by Chris Ritter
Those who lead or teach in the church I serve are expected to sign a Leadership Covenant annually. The concept of a covenant for leaders was in place before I was appointed to the church. I am told that the idea was met with significant resistance at first. Eventually, the wisdom of defining an expected set of leadership practices was embraced as a needed measure for the long-term health of the congregation. We undertook a group process to strengthen the covenant within six months after I arrived at First Methodist.
Our current covenant grew out of Bible study. You will see that scriptural references are provided for each point in the five categories. (It is probably a bit longer than it needs to be, but that happens in documents prepared by committees.) Some of the covenant relates to personal morals and being an example of committed church membership. Most of the covenant describes behaviors that favorably impact the unity of the church and fosters a supportive leadership environment.
A Leadership Covenant is based on the idea that leaders must be held to a higher standard… a very New Testament concept. We have lists of requirements for leaders in Titus 1, 1 Timothy 3, and 1 Peter 5 that are higher than the general expectations of all church members. James 3:1 (my least favorite verse in the Bible) says that those who teach will be judged more strictly. Servant leadership is never based on a person’s right to lead but about whether one’s leadership is good for the Mission.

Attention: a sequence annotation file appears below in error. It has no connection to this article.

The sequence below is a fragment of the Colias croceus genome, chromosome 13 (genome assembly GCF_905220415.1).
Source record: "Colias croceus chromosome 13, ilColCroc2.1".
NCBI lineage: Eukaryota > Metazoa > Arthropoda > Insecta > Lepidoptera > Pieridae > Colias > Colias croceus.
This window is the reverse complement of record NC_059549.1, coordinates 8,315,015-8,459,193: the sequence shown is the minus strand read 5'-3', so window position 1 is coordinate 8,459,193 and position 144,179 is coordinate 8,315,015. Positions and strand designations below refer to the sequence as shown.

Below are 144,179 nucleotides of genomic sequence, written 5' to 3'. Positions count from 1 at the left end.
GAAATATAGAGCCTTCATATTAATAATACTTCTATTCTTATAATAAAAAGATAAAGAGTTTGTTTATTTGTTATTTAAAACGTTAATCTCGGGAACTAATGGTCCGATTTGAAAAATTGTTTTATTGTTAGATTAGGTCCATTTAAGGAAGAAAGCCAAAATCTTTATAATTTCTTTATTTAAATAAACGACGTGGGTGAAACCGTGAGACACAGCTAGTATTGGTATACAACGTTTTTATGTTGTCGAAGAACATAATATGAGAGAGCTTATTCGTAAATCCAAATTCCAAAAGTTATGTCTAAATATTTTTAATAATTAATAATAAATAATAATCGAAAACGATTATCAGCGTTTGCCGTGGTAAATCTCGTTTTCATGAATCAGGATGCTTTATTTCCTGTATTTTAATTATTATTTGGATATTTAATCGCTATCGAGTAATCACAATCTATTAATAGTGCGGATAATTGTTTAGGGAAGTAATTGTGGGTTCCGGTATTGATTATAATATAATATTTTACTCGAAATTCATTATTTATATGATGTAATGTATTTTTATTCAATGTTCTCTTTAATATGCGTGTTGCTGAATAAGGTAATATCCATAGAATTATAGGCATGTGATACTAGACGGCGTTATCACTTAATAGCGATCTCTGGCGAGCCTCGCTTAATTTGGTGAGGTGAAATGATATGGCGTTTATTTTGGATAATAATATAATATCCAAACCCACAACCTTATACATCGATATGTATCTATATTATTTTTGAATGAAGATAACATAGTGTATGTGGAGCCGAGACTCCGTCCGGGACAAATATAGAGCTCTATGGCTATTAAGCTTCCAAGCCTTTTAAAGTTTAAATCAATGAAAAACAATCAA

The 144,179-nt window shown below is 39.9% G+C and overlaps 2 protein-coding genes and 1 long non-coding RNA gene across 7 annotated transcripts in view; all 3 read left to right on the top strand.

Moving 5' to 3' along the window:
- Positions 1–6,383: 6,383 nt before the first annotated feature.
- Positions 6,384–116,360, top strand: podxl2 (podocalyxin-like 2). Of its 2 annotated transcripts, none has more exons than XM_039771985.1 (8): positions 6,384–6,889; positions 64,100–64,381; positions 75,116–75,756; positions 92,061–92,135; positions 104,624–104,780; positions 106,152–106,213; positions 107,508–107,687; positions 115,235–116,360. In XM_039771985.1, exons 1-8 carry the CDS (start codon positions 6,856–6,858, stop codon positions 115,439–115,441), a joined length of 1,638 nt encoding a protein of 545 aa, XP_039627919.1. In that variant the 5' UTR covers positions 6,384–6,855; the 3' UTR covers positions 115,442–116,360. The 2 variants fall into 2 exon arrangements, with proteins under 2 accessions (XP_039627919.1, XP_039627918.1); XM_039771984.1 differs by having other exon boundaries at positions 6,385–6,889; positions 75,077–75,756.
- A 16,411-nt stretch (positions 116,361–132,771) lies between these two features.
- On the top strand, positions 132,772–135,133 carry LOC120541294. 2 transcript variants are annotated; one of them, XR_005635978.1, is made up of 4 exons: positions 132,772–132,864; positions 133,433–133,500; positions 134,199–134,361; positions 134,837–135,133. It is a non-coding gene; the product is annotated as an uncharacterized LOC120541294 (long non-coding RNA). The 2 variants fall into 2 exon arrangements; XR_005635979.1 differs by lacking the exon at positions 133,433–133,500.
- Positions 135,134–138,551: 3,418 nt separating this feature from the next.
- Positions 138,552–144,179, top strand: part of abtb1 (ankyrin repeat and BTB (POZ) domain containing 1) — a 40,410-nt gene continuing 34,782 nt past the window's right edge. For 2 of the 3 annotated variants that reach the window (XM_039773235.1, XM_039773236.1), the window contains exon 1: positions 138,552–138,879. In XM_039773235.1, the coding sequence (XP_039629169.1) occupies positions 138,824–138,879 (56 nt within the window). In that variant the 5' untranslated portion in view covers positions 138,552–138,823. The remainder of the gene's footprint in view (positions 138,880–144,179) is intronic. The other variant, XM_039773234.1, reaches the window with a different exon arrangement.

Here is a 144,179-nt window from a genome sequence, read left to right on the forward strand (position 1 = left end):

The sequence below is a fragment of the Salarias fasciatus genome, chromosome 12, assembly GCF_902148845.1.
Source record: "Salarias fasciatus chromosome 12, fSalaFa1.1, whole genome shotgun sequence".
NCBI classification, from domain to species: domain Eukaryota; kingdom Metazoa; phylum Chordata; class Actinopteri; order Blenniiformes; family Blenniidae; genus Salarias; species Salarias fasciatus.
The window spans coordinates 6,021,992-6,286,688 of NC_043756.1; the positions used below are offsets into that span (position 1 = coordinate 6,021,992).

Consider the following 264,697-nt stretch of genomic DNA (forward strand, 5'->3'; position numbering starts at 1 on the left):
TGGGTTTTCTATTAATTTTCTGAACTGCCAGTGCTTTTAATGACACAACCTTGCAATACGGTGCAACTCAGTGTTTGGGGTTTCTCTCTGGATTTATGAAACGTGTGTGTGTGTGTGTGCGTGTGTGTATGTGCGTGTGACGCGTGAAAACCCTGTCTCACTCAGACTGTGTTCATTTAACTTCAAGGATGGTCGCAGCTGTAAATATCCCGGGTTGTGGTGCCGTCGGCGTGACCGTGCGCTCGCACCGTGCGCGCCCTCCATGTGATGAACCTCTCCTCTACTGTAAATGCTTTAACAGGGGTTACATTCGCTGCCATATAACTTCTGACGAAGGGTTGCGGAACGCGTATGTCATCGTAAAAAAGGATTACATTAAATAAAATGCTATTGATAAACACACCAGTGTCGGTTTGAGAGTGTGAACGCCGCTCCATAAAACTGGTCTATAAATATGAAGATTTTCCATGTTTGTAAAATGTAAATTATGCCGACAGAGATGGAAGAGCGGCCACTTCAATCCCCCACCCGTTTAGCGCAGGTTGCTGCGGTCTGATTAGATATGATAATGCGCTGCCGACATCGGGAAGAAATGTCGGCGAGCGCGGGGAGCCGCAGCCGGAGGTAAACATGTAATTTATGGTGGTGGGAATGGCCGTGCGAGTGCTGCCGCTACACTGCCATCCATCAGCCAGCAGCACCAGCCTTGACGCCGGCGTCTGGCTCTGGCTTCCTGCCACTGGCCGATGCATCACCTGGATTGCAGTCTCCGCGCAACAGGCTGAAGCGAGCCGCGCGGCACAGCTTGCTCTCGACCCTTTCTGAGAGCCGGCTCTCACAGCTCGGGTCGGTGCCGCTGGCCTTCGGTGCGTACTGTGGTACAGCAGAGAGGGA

It was initially a bit difficult to discern who should sign the covenant. After all, we have a robust understanding of the Priesthood of All Believers. Every member is in ministry, ideally. Our lives lead others whether we want them to or not. We settled on requiring the covenant for all who are elected to offices, hold teaching positions, or preside in worship. Our Nominating Committee does their work with the covenant in hand. Sunday School teachers and small group leaders are required to sign, as well.
After living with the leadership covenant for eight years, I can say that its effect has been very positive. We review it together when we hold leadership training. Our key leaders are very willing to share how the covenant works in their own lives. When something potentially inappropriate happens, the covenant gives us a basis for conversation. Part of the covenant is an open invitation for leaders to hold one another accountable.
Church unity is the product of diligent and faithful leadership. Being explicit with Gospel expectations for leaders is an important first step. We take a “whosoever will” approach to church participation. When it comes to leadership, we expect more. True leaders gladly accept the challenge to rise to a higher level of integrity and service.